OPINION | Union MyPlayers' tone-deaf response on Black Lives Matter problematic for SA Rugby

Andile Phehlukwayo of Takealot Eagles celebrates the wicket of Heinrich Klaasen of OUTsurance Kingfishers during the 3TC Solidarity Cup match between Mr D Food Kites, OUTsurance Kingfishers and Takealot Eagles at SuperSport Park in July 18, 2020 in Pretoria, South Africa.
Andile Phehlukwayo of Takealot Eagles celebrates the wicket of Heinrich Klaasen of OUTsurance Kingfishers during the 3TC Solidarity Cup match between Mr D Food Kites, OUTsurance Kingfishers and Takealot Eagles at SuperSport Park in July 18, 2020 in Pretoria, South Africa.
Image: Lee Warren/Gallo Images

When rugby players union MyPlayers released a statement on Wednesday‚ one particular paragraph was resonant.

It read: “As a diverse and inclusive professional body that represents all South Africans and its communities when our members are on the rugby field playing for the Springboks and the various other national and provincial teams‚ MyPlayers has no intention and mandate to take a collective position on any cause that may lead to divisions among its members‚ rugby supporters and the public at large.”

Juxtapose with the South African Cricketer’s Association’s unequivocal stance in their support of Lungi Ngidi in July where Saca said:” The South African Cricketers’ Association (SACA) today recorded their strong support for Lungi and his right to Freedom of Expression.”

In both statements‚ the unions espoused the constitutionally held and protected values of freedom of speech‚ belief and religions. That’s where the first similarity ends.

The second similarity also lies in the fact that both unions represent a large number of white players. Their rather different responses to the same matter highlight the vastness of the transformational mindsets of the organisations.

It’s true that cricket went through the thresher recently with a number of current and former players coming out with painful discrimination stories; disappointing considering the transformation strides the game of cricket thought it had made.

The rugby front has been quieter‚ but glacial transformation pace has been well-reported; from executive level‚ management‚ coaching and playing spheres. It was an unexpected breath of fresh air when SA Rugby chief executive officer Jurie Roux was strong in his pro-Black Lives Matter position. This is why MyPlayers’ stance leaves a lot to be desired.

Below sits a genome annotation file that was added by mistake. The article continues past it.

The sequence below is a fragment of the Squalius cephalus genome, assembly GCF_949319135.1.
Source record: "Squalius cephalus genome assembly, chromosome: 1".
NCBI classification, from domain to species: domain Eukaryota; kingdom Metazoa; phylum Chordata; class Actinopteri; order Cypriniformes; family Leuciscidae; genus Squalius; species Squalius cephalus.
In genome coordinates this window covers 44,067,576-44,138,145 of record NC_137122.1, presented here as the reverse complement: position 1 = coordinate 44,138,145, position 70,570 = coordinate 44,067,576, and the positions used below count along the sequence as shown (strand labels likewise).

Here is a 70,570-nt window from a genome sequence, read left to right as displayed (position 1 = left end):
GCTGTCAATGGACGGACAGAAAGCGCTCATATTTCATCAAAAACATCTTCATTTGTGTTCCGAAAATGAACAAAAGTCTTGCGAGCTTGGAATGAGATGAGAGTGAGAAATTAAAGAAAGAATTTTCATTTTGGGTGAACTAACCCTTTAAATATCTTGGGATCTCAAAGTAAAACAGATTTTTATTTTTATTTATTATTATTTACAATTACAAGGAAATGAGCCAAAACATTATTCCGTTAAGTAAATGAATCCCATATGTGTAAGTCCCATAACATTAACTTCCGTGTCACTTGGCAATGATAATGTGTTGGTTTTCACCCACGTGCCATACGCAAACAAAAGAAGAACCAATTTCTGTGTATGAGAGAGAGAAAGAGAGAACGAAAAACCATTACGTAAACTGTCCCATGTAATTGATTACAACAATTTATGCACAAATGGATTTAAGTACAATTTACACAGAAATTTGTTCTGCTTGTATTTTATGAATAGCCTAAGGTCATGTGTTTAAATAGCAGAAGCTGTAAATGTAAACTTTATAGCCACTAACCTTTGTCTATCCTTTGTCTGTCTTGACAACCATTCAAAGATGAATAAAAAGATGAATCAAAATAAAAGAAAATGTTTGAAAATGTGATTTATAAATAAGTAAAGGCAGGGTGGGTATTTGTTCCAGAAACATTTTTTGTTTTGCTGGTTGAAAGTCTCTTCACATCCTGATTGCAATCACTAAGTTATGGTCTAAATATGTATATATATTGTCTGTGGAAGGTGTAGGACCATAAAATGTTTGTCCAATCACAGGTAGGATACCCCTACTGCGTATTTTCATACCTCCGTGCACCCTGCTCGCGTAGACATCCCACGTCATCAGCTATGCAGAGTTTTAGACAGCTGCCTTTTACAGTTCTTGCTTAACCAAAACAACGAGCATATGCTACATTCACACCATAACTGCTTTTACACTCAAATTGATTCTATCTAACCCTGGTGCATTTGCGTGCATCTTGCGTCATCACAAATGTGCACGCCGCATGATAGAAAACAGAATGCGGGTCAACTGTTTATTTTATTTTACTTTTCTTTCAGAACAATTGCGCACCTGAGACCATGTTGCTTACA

The attackers and defenders of the South African players who didn’t take the knee in the Premiership have their own hills to die on. However‚ rugby’s disdainful treatment of black people‚ players and coaches can’t be forgotten for it lingers on. It still remains as such that South Africa’s Super Rugby franchises don’t have a black head coach in their employ.

While it’s understood that MyPlayers could be taking the wide and wavy road by not taking a stance‚ it’s also worrying that they haven’t.

When Springbok Sevens player Siviwe “Shakes” Soyizwapi posted a picture on Facebook of his rugby boots with #blacklivesmatter engraved on them‚ the comments section predictably went wild with some bottom drawer statements. While that madness can’t be policed‚ a collective organisation can’t afford to be seen not to be acting.

“In light of a number of recent campaigns in sport‚ including rugby‚ where individuals and teams have taken a stand on certain events and movements‚” was the opening line in the statement‚ a line laced with tone-deafness.

The fact that MyPlayers weren’t able to mention Black Lives Matters in that line is parallel with the message SA Rugby sent out recently with their firm support. It’s true that South Africa has a myriad of social problems that require urgent attention‚ but the recognition of the fact the black life has always been the cheapest in this country can’t be understated. Again‚ this week in the United States‚ an unarmed black man was shot by the police.

MyPlayers also represents black players and that statement‚ whether they’re in solidarity of the movement or not‚ seemingly neuters their voices and feelings. If this is what they call solidarity‚ then it’s a very warped idea of it and one that needs better care and research.

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